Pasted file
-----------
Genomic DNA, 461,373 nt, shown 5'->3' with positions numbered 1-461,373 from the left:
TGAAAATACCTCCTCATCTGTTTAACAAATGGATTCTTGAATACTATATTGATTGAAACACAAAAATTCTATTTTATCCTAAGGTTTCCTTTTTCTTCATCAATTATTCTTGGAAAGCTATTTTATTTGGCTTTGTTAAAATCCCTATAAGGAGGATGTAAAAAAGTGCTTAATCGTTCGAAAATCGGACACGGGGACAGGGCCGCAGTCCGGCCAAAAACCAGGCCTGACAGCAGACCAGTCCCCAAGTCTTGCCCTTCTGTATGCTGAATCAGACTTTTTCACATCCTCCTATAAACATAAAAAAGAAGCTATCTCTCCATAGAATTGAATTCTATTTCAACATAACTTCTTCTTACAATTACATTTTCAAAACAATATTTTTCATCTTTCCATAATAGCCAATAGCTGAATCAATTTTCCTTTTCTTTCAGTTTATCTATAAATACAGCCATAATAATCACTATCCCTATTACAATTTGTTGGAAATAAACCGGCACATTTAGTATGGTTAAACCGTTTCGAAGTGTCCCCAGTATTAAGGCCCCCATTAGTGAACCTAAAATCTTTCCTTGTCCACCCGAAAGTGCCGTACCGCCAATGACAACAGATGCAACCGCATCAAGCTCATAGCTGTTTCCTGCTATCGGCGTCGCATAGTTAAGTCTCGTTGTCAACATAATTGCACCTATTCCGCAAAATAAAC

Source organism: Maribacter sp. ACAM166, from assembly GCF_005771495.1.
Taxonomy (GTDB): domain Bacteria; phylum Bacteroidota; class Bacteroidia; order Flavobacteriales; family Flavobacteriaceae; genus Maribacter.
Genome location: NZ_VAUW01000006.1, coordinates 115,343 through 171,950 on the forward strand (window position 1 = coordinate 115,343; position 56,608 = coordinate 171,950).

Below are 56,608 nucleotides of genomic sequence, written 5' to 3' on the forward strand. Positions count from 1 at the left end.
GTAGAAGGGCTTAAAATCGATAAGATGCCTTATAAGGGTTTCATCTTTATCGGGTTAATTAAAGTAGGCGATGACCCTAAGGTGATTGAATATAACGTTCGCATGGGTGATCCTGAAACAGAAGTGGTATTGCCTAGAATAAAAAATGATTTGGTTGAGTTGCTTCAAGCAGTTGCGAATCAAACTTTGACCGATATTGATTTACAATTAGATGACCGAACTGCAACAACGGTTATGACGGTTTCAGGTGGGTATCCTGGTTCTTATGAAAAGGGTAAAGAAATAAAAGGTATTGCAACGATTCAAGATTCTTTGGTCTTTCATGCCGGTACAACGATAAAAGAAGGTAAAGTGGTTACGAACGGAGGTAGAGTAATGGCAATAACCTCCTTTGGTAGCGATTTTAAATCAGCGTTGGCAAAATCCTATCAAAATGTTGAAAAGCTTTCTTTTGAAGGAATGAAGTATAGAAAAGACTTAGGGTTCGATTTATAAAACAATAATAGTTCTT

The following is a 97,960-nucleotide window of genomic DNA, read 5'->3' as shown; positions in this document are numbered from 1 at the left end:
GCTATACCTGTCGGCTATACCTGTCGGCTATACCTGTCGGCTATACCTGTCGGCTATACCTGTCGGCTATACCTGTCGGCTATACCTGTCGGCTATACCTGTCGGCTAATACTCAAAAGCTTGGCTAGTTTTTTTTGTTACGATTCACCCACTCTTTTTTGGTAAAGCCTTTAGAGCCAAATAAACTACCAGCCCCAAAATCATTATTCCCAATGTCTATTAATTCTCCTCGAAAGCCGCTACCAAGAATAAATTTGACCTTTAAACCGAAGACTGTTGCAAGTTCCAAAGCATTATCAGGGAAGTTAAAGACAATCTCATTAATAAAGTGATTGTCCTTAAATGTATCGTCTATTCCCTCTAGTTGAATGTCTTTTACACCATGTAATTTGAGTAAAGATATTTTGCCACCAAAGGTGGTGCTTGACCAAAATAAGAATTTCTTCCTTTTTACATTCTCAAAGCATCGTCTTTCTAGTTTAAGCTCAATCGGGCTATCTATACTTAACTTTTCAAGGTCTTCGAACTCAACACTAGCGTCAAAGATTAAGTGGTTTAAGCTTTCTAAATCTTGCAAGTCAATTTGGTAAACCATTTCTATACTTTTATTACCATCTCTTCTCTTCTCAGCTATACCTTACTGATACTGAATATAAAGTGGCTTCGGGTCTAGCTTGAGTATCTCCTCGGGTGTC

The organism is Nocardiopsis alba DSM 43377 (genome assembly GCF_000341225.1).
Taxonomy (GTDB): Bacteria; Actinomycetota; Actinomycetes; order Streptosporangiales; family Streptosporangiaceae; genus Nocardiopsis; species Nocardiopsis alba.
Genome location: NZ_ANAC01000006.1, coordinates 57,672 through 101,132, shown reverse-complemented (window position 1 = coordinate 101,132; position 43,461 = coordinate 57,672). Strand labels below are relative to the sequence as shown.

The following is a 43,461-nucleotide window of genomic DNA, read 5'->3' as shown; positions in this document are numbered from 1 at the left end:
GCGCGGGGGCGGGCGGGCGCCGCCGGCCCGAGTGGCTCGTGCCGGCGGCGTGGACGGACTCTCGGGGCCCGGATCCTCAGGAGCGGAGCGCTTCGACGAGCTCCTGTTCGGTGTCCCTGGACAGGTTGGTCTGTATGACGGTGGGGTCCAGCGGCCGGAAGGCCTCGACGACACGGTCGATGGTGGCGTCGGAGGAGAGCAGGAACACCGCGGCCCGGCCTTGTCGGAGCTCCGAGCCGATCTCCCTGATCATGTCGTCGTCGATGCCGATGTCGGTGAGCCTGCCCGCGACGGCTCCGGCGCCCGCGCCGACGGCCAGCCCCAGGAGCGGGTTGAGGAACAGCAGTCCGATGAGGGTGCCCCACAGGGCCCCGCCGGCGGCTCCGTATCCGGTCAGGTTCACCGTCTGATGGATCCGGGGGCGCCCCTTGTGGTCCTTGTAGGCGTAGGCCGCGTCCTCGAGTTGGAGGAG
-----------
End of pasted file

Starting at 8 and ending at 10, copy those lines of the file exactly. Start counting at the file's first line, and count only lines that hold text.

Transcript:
The following is a 97,960-nucleotide window of genomic DNA, read 5'->3' as shown; positions in this document are numbered from 1 at the left end:
GCTATACCTGTCGGCTATACCTGTCGGCTATACCTGTCGGCTATACCTGTCGGCTATACCTGTCGGCTATACCTGTCGGCTATACCTGTCGGCTATACCTGTCGGCTAATACTCAAAAGCTTGGCTAGTTTTTTTTGTTACGATTCACCCACTCTTTTTTGGTAAAGCCTTTAGAGCCAAATAAACTACCAGCCCCAAAATCATTATTCCCAATGTCTATTAATTCTCCTCGAAAGCCGCTACCAAGAATAAATTTGACCTTTAAACCGAAGACTGTTGCAAGTTCCAAAGCATTATCAGGGAAGTTAAAGACAATCTCATTAATAAAGTGATTGTCCTTAAATGTATCGTCTATTCCCTCTAGTTGAATGTCTTTTACACCATGTAATTTGAGTAAAGATATTTTGCCACCAAAGGTGGTGCTTGACCAAAATAAGAATTTCTTCCTTTTTACATTCTCAAAGCATCGTCTTTCTAGTTTAAGCTCAATCGGGCTATCTATACTTAACTTTTCAAGGTCTTCGAACTCAACACTAGCGTCAAAGATTAAGTGGTTTAAGCTTTCTAAATCTTGCAAGTCAATTTGGTAAACCATTTCTATACTTTTATTACCATCTCTTCTCTTCTCAGCTATACCTTACTGATACTGAATATAAAGTGGCTTCGGGTCTAGCTTGAGTATCTCCTCGGGTGTC

The organism is Nocardiopsis alba DSM 43377 (genome assembly GCF_000341225.1).